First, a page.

Alyssa made up her mind while I decorated Andrea's birthday cake back in April that she wanted a heart-shaped, pink strawberry cake for her birthday, much like the one we made for her last year...
...which was monstrous. Rich, crazy decadent, and tipping the scales at 10 pounds of sweet birthday evil. Or goodness, depending on the circumference of your waist.
So we designed the whole party around the cake. I did my best to channel my inner Amy Atlas, found leftover Valentine's decorations at various dollar stores (I was surprised but giddy to find them in June), created a dessert table, and did the place up in pink, red and white.
I'm pretty proud to say I did this all myself...cooking, baking, decorating. It's nice to remind myself from time to time that my degree in Event Management didn't go completely to waste. Josh told me "I don't want you to stress about this." So I started everything on Tuesday, and listed out what to do and when to do it throughout the rest of the week.
I'm a chronic list maker. They make me feel in-control.
The heart/pink/red theme was also carried over into some of the food:
533 pink and white marshmallows, counted by hand...the winner took them all home (thank God)
Pink Party Punch (Simply Raspberry lemonade, Sprite and frozen raspberries)
Muddy Buddies with red M&Ms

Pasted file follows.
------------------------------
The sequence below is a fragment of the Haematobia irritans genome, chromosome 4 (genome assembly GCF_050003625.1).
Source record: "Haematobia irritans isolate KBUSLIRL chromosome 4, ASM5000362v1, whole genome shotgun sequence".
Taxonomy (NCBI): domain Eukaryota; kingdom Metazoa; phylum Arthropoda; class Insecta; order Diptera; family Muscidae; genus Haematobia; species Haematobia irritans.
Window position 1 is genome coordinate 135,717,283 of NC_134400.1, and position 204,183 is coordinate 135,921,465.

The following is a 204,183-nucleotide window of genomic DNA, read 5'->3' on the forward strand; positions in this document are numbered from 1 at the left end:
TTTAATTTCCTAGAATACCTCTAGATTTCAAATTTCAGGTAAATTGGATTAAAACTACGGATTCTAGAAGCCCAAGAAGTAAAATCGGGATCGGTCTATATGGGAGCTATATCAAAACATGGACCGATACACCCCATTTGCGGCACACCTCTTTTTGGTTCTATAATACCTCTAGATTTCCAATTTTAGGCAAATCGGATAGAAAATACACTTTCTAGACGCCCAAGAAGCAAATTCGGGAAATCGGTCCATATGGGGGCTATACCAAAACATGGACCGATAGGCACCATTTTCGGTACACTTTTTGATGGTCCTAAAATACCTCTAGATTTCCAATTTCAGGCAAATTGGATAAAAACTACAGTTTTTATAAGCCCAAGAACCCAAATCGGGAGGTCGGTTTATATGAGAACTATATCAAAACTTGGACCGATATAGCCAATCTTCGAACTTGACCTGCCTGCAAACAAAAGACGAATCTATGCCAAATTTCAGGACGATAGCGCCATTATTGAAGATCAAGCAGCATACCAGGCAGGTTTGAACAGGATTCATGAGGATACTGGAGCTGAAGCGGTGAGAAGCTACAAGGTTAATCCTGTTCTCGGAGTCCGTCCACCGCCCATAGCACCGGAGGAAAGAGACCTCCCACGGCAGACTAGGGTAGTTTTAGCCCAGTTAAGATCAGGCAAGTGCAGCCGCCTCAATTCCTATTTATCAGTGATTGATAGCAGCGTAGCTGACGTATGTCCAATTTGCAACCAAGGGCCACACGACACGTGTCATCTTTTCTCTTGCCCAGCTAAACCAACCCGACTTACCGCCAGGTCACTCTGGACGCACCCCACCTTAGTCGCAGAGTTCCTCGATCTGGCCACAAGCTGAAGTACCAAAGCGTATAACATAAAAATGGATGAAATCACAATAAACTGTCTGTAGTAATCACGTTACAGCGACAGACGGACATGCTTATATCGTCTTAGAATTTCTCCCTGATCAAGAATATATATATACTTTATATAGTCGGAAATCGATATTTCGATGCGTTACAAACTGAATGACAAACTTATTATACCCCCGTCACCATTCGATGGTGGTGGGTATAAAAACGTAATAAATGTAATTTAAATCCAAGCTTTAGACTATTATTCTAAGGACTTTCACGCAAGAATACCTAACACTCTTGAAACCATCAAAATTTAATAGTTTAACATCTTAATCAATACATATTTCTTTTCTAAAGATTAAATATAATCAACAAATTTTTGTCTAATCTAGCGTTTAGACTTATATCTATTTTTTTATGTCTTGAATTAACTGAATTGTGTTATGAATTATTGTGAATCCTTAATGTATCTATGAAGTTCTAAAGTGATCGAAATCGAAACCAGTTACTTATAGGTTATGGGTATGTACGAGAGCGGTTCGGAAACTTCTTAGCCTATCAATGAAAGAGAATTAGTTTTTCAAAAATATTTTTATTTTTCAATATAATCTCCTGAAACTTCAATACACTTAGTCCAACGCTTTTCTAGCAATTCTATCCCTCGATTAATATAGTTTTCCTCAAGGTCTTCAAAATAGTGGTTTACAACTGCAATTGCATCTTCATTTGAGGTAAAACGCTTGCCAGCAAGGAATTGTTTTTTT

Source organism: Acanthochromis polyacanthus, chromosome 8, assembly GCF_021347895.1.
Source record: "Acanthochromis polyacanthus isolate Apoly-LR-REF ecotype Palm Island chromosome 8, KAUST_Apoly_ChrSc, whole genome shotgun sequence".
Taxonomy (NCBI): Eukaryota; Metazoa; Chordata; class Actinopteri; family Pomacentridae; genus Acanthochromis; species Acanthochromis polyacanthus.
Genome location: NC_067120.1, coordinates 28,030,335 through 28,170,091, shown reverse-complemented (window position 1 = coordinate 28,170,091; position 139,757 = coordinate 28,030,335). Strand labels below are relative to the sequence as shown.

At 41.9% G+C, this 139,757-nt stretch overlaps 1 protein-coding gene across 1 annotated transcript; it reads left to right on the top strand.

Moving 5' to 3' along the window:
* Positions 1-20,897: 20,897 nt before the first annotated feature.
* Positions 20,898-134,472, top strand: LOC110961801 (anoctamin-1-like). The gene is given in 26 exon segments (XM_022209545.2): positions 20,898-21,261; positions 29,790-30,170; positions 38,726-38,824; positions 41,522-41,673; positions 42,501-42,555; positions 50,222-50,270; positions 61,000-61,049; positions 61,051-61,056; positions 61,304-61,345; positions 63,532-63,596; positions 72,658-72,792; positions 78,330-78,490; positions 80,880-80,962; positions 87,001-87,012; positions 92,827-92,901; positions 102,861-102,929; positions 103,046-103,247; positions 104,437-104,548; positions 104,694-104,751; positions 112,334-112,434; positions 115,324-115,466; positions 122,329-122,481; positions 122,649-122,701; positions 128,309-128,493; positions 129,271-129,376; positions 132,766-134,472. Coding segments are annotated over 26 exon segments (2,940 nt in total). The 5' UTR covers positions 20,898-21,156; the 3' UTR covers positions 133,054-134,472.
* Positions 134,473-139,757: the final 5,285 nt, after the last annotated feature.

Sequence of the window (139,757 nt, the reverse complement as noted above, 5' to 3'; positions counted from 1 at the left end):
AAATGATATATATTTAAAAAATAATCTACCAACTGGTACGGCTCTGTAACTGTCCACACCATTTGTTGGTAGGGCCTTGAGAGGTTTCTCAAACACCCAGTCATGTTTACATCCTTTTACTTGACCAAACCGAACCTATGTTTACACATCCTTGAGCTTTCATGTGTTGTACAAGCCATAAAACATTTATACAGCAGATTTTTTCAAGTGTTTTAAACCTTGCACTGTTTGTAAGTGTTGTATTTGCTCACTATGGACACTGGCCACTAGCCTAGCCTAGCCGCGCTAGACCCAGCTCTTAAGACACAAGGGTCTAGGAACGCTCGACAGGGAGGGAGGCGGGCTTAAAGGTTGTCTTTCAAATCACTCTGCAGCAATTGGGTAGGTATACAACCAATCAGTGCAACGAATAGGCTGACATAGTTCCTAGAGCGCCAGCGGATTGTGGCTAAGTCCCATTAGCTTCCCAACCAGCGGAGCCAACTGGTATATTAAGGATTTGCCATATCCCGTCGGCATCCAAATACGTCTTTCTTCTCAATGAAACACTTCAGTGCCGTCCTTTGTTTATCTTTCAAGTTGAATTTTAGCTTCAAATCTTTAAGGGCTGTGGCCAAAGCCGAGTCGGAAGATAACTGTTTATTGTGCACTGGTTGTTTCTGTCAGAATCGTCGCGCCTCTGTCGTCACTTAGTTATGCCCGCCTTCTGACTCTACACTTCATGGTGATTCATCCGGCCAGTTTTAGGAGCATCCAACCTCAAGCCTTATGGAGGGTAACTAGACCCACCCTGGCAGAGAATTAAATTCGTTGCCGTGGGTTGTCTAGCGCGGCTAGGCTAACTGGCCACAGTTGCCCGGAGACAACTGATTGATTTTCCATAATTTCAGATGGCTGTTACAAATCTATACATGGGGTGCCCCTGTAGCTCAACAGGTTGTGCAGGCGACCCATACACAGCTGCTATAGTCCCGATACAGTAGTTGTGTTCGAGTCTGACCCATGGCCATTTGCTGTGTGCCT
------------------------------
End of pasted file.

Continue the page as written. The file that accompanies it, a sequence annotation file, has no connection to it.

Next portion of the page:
Chocolate covered strawberries
White sangria...for the grownups only, of course
Cookies, dyed with red food coloring and decorated with royal icing
Maui onion dip
And of course, the birthday cake!
The turnout was great. We came up with some great games, Josh surprised me with a hidden talent:
And everyone enjoyed themselves - especially the birthday girl!
Happy birthday, Alyssa! I hope it was everything you wanted and more than you expected.
My dad managed to weasel this recipe out of a woman he was doing business with in Johnson City, Tennessee, long before Tennessee was on my radar. He took to making it in giant batches, bottling it up in Mason jars to keep for an entire summer. Summers full of magical spare ribs and grilled chicken followed, all treated to a good Texas-sized dousing of the sweet, tangy sauce. I crave it by the spoonful (but I refrain).
For some reason it had long intimidated me, so I never gave it a shot. In fact, though I had begged my dad for the recipe, it sat in my email inbox for almost 2 years before I decided to just go for it. On what better occasion than Memorial Day, when I had 8 hungry people to feed?
Here's the original recipe, scanned (thanks Dad!), plus some possible substitutions.
Here's the original recipe, scanned (thanks Dad!), plus some possible substitutions.
If you don't have: Kitchen Bouquet
Substitute: Additional Worcestershire sauce or equal amount of Liquid Smoke
If you don't have: Molasses
Substitute: 1/3 cup honey plus 1/3 cup brown sugar
The "vinegar" is pretty generic. My dad uses red wine vinegar, I used apple cider.
Then, just as it says, mix and refrigerate. Go ahead...dump it all in a bowl.
Taste and adjust to your liking. I know for a fact that I splashed in extra Worcestershire, garlic powder and honey, so make it your own!
Store as you see fit. As I said, my dad cans his in Mason jars, but I just repurposed the empty ketchup bottle.